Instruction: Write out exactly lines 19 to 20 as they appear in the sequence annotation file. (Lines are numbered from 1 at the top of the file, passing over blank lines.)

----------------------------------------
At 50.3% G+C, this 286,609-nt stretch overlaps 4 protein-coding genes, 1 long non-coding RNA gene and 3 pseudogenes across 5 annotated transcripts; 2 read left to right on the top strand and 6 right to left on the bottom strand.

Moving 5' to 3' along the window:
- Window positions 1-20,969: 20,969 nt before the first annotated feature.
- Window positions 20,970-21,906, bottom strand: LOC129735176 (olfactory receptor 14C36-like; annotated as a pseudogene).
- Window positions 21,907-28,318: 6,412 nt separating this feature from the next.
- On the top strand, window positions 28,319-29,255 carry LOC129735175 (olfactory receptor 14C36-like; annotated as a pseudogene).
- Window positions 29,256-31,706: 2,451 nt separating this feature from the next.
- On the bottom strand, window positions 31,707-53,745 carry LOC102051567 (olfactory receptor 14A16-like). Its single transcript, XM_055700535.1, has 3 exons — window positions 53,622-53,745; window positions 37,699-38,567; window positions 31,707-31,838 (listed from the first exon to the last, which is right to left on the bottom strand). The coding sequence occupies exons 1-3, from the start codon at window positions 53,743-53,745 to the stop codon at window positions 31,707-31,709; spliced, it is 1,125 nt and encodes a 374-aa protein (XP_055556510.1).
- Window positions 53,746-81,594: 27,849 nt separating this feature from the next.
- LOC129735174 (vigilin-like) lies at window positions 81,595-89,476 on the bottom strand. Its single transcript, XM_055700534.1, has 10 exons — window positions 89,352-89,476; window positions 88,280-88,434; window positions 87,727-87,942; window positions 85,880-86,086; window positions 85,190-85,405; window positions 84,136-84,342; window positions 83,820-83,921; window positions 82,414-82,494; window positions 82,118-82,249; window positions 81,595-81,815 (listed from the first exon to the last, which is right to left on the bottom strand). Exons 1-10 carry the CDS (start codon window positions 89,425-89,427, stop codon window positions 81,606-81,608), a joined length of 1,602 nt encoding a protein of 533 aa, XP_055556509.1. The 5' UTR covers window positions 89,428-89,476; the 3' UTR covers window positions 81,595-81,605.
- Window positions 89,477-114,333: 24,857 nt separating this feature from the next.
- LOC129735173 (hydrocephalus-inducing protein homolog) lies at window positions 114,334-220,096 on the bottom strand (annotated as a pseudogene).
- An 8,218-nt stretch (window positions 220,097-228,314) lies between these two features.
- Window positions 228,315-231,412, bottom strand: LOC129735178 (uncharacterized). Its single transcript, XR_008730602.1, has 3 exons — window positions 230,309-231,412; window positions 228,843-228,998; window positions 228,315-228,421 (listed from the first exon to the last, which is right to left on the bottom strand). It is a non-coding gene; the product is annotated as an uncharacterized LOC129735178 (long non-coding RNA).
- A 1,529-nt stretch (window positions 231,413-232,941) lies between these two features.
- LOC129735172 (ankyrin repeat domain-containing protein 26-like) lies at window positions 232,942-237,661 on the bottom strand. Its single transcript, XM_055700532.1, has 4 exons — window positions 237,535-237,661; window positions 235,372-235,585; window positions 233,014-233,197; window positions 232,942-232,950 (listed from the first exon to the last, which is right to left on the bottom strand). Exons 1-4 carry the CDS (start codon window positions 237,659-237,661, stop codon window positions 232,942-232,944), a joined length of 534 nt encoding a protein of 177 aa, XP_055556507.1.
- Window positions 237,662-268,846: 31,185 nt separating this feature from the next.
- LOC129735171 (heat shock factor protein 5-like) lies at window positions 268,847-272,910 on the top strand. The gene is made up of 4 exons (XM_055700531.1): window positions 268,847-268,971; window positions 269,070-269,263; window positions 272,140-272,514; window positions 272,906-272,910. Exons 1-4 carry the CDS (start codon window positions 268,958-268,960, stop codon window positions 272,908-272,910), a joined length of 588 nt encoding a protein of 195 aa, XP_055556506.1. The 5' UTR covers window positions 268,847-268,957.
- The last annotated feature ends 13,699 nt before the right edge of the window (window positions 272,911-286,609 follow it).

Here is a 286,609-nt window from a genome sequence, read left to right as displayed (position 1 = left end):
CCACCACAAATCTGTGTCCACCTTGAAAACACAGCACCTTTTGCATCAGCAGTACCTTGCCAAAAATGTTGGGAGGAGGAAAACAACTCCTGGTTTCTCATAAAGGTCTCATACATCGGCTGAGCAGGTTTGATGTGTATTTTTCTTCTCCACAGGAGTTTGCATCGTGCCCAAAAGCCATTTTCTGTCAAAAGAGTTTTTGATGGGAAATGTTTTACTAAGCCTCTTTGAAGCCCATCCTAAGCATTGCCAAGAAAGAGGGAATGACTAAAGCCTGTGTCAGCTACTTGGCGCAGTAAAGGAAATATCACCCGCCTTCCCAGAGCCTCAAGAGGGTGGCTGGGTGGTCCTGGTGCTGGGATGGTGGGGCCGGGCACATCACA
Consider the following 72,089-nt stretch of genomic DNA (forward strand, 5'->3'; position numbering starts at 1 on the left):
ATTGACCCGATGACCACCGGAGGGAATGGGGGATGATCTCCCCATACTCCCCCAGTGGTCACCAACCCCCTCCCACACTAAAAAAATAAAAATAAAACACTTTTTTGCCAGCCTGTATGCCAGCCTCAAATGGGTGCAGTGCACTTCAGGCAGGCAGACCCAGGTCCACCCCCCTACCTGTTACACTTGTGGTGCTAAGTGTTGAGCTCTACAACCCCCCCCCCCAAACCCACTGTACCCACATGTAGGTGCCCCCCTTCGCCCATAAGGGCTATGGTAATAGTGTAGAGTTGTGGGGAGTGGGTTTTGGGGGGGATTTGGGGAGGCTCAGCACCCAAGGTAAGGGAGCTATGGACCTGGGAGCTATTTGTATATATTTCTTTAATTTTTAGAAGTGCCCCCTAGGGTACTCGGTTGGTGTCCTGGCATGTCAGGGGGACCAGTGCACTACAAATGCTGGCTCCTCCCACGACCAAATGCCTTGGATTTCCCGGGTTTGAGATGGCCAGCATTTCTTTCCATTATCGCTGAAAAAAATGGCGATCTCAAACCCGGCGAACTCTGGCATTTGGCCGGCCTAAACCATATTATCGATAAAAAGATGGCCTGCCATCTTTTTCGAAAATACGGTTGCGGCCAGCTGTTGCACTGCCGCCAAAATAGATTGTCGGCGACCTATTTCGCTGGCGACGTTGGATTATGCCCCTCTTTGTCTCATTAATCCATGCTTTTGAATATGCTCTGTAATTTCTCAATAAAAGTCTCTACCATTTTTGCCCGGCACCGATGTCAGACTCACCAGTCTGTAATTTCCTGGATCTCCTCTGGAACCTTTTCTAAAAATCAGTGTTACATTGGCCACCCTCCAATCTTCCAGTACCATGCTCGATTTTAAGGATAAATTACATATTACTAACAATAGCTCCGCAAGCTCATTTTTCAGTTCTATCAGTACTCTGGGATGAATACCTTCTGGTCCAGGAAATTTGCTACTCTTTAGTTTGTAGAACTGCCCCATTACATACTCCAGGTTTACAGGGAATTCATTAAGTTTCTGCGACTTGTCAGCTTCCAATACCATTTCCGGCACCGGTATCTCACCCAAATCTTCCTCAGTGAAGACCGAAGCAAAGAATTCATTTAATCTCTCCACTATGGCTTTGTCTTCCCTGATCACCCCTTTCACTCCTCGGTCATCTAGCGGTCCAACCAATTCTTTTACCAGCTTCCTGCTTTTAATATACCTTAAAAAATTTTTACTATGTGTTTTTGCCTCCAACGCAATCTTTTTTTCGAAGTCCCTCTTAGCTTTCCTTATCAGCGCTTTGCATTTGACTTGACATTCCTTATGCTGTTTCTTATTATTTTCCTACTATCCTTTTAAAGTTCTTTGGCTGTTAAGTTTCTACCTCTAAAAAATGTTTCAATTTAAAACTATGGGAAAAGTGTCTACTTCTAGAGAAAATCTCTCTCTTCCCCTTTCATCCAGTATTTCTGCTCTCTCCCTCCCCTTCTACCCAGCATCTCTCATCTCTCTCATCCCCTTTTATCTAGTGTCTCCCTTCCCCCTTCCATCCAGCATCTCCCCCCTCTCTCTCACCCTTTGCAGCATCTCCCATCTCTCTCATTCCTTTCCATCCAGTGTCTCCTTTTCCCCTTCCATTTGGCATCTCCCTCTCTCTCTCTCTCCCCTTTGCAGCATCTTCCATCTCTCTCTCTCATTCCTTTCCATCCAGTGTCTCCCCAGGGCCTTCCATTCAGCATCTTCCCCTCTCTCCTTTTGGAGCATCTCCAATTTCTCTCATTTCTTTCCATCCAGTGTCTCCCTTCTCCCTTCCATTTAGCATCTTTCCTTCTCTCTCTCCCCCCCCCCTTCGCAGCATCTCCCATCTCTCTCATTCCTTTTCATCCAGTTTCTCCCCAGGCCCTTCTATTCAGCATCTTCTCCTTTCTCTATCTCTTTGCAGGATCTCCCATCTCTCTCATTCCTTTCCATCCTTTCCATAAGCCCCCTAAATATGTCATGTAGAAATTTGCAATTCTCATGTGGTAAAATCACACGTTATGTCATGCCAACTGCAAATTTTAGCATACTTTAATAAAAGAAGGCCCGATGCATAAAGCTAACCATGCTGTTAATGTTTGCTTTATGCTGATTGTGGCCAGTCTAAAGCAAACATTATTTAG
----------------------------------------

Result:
- The last annotated feature ends 13,699 nt before the right edge of the window (window positions 272,911-286,609 follow it).

Here is a 286,609-nt window from a genome sequence, read left to right as displayed (position 1 = left end):